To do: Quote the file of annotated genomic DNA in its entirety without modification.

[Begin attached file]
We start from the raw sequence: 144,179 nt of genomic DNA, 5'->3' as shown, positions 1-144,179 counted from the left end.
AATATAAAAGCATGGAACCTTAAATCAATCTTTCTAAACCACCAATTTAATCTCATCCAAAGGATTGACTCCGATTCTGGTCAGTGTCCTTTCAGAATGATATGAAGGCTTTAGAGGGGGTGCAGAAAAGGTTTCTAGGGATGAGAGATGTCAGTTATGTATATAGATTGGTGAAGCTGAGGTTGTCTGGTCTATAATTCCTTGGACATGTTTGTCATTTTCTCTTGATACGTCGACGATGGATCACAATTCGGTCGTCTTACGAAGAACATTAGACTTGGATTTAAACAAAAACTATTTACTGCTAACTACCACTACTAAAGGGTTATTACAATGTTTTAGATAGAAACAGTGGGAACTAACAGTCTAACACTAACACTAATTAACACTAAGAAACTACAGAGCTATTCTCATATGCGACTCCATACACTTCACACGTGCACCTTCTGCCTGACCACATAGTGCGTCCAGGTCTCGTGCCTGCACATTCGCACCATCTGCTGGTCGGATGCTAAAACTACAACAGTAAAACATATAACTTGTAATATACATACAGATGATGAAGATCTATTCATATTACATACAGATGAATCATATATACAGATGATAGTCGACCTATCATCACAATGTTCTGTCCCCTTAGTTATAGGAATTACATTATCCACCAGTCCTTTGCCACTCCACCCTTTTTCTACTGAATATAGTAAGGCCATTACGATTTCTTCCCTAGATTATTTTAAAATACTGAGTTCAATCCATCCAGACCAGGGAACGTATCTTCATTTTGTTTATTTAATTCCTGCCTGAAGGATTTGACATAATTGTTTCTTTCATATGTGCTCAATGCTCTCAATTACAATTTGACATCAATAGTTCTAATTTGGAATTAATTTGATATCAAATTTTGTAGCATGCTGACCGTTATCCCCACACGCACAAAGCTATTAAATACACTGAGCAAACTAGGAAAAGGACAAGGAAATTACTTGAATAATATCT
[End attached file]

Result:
We start from the raw sequence: 144,179 nt of genomic DNA, 5'->3' as shown, positions 1-144,179 counted from the left end.
AATATAAAAGCATGGAACCTTAAATCAATCTTTCTAAACCACCAATTTAATCTCATCCAAAGGATTGACTCCGATTCTGGTCAGTGTCCTTTCAGAATGATATGAAGGCTTTAGAGGGGGTGCAGAAAAGGTTTCTAGGGATGAGAGATGTCAGTTATGTATATAGATTGGTGAAGCTGAGGTTGTCTGGTCTATAATTCCTTGGACATGTTTGTCATTTTCTCTTGATACGTCGACGATGGATCACAATTCGGTCGTCTTACGAAGAACATTAGACTTGGATTTAAACAAAAACTATTTACTGCTAACTACCACTACTAAAGGGTTATTACAATGTTTTAGATAGAAACAGTGGGAACTAACAGTCTAACACTAACACTAATTAACACTAAGAAACTACAGAGCTATTCTCATATGCGACTCCATACACTTCACACGTGCACCTTCTGCCTGACCACATAGTGCGTCCAGGTCTCGTGCCTGCACATTCGCACCATCTGCTGGTCGGATGCTAAAACTACAACAGTAAAACATATAACTTGTAATATACATACAGATGATGAAGATCTATTCATATTACATACAGATGAATCATATATACAGATGATAGTCGACCTATCATCACAATGTTCTGTCCCCTTAGTTATAGGAATTACATTATCCACCAGTCCTTTGCCACTCCACCCTTTTTCTACTGAATATAGTAAGGCCATTACGATTTCTTCCCTAGATTATTTTAAAATACTGAGTTCAATCCATCCAGACCAGGGAACGTATCTTCATTTTGTTTATTTAATTCCTGCCTGAAGGATTTGACATAATTGTTTCTTTCATATGTGCTCAATGCTCTCAATTACAATTTGACATCAATAGTTCTAATTTGGAATTAATTTGATATCAAATTTTGTAGCATGCTGACCGTTATCCCCACACGCACAAAGCTATTAAATACACTGAGCAAACTAGGAAAAGGACAAGGAAATTACTTGAATAATATCT